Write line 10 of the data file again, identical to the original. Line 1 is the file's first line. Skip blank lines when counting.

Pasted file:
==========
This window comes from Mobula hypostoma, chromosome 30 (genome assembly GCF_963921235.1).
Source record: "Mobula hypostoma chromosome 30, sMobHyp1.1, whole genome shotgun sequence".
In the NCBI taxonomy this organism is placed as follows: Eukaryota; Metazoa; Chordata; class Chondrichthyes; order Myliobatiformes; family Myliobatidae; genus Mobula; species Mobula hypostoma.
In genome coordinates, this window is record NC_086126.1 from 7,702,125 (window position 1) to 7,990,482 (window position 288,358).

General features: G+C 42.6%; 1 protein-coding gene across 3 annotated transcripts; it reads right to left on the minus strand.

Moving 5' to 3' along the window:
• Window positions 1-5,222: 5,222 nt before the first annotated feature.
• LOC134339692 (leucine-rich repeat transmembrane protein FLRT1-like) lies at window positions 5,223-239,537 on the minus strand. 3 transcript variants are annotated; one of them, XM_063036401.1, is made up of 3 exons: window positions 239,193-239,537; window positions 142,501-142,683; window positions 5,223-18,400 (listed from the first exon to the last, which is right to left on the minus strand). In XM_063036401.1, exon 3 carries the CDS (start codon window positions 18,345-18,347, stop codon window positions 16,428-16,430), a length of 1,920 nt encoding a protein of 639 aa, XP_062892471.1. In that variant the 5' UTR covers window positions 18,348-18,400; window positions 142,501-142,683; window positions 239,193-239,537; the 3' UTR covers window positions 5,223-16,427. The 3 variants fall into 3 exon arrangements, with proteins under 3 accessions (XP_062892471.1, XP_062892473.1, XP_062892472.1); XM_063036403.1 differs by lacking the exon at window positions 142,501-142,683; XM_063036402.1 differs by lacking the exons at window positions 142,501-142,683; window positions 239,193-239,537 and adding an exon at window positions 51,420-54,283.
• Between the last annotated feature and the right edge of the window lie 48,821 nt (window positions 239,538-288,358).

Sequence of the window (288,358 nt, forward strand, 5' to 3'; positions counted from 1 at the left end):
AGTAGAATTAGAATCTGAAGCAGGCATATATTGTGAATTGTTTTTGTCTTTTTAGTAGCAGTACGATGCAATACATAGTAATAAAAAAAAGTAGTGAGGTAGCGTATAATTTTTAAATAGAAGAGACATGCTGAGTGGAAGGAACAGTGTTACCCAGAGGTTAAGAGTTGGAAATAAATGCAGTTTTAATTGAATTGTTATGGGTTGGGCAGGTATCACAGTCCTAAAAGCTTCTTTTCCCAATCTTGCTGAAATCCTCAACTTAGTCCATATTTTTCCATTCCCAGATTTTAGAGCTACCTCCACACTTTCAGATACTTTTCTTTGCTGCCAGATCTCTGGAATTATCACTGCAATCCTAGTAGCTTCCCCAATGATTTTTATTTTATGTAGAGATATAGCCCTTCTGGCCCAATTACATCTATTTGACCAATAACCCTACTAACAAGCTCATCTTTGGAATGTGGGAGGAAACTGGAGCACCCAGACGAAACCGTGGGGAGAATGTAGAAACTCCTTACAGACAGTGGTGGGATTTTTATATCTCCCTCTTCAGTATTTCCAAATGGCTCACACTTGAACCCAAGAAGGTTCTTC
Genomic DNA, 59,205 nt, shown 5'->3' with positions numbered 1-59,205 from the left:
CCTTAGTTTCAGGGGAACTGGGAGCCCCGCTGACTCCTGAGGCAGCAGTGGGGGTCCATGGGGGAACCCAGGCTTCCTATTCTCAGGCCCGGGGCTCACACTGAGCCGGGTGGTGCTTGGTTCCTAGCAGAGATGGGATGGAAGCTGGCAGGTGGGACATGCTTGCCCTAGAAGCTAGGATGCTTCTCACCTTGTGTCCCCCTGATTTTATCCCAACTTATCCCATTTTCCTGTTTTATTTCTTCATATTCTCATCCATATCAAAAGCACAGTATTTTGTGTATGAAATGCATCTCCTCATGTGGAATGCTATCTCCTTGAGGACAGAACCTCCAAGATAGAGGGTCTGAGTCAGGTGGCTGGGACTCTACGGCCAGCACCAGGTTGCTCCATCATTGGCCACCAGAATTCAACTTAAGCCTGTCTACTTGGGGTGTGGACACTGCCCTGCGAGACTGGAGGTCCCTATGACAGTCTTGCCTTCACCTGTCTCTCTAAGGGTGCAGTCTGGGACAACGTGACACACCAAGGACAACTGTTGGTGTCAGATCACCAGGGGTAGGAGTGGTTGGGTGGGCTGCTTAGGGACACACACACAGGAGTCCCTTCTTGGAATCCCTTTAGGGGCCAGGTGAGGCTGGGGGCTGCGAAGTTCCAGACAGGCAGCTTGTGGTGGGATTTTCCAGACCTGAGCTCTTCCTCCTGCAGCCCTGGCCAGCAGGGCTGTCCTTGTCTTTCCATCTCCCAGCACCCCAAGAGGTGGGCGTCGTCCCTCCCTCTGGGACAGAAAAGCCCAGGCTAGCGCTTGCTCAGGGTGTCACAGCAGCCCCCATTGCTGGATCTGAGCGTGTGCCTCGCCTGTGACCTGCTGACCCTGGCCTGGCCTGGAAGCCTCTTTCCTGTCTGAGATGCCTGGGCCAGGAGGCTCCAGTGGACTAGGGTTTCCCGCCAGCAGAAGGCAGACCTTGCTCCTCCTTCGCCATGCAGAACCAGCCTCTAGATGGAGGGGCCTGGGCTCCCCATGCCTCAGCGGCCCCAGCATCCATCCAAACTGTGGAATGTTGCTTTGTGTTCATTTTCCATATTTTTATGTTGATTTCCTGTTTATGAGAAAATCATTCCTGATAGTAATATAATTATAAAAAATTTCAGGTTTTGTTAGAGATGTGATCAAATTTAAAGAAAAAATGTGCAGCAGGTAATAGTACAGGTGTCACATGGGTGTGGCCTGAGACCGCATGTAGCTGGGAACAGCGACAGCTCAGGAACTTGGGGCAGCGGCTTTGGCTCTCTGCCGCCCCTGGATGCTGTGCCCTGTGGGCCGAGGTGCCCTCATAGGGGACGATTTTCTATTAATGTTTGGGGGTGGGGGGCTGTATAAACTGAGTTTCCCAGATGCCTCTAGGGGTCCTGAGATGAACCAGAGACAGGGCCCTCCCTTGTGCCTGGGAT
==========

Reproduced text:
Sequence of the window (288,358 nt, forward strand, 5' to 3'; positions counted from 1 at the left end):